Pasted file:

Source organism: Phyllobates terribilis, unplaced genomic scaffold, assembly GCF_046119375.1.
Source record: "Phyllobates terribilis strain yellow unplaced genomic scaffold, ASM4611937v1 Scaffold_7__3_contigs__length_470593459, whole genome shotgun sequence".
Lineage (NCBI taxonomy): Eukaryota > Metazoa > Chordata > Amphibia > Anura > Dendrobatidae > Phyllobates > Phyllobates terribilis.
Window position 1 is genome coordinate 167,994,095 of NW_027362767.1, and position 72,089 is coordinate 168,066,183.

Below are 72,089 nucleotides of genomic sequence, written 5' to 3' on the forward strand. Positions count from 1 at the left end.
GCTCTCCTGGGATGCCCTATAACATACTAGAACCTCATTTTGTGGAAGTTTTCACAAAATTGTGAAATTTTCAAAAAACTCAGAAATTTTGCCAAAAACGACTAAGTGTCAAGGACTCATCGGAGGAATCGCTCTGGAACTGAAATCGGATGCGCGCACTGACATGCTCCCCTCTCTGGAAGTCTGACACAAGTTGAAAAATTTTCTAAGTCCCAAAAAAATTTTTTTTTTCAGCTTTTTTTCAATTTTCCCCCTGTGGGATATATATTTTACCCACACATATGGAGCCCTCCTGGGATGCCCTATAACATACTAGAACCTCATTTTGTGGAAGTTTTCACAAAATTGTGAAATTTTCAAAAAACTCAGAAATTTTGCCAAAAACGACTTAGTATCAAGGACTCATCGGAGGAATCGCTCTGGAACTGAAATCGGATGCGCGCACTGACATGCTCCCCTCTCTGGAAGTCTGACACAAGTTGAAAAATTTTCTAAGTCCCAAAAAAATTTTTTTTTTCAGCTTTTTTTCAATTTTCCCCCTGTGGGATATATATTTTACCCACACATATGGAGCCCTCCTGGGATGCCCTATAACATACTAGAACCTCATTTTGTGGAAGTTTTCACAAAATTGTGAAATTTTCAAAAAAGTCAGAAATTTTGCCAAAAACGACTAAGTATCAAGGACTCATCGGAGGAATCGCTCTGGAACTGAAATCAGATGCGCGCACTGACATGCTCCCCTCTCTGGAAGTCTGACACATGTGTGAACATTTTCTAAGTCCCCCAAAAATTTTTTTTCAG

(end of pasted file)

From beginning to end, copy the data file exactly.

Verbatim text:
Source organism: Phyllobates terribilis, unplaced genomic scaffold, assembly GCF_046119375.1.
Source record: "Phyllobates terribilis strain yellow unplaced genomic scaffold, ASM4611937v1 Scaffold_7__3_contigs__length_470593459, whole genome shotgun sequence".
Lineage (NCBI taxonomy): Eukaryota > Metazoa > Chordata > Amphibia > Anura > Dendrobatidae > Phyllobates > Phyllobates terribilis.
Window position 1 is genome coordinate 167,994,095 of NW_027362767.1, and position 72,089 is coordinate 168,066,183.

Below are 72,089 nucleotides of genomic sequence, written 5' to 3' on the forward strand. Positions count from 1 at the left end.
GCTCTCCTGGGATGCCCTATAACATACTAGAACCTCATTTTGTGGAAGTTTTCACAAAATTGTGAAATTTTCAAAAAACTCAGAAATTTTGCCAAAAACGACTAAGTGTCAAGGACTCATCGGAGGAATCGCTCTGGAACTGAAATCGGATGCGCGCACTGACATGCTCCCCTCTCTGGAAGTCTGACACAAGTTGAAAAATTTTCTAAGTCCCAAAAAAATTTTTTTTTTCAGCTTTTTTTCAATTTTCCCCCTGTGGGATATATATTTTACCCACACATATGGAGCCCTCCTGGGATGCCCTATAACATACTAGAACCTCATTTTGTGGAAGTTTTCACAAAATTGTGAAATTTTCAAAAAACTCAGAAATTTTGCCAAAAACGACTTAGTATCAAGGACTCATCGGAGGAATCGCTCTGGAACTGAAATCGGATGCGCGCACTGACATGCTCCCCTCTCTGGAAGTCTGACACAAGTTGAAAAATTTTCTAAGTCCCAAAAAAATTTTTTTTTTCAGCTTTTTTTCAATTTTCCCCCTGTGGGATATATATTTTACCCACACATATGGAGCCCTCCTGGGATGCCCTATAACATACTAGAACCTCATTTTGTGGAAGTTTTCACAAAATTGTGAAATTTTCAAAAAAGTCAGAAATTTTGCCAAAAACGACTAAGTATCAAGGACTCATCGGAGGAATCGCTCTGGAACTGAAATCAGATGCGCGCACTGACATGCTCCCCTCTCTGGAAGTCTGACACATGTGTGAACATTTTCTAAGTCCCCCAAAAATTTTTTTTCAG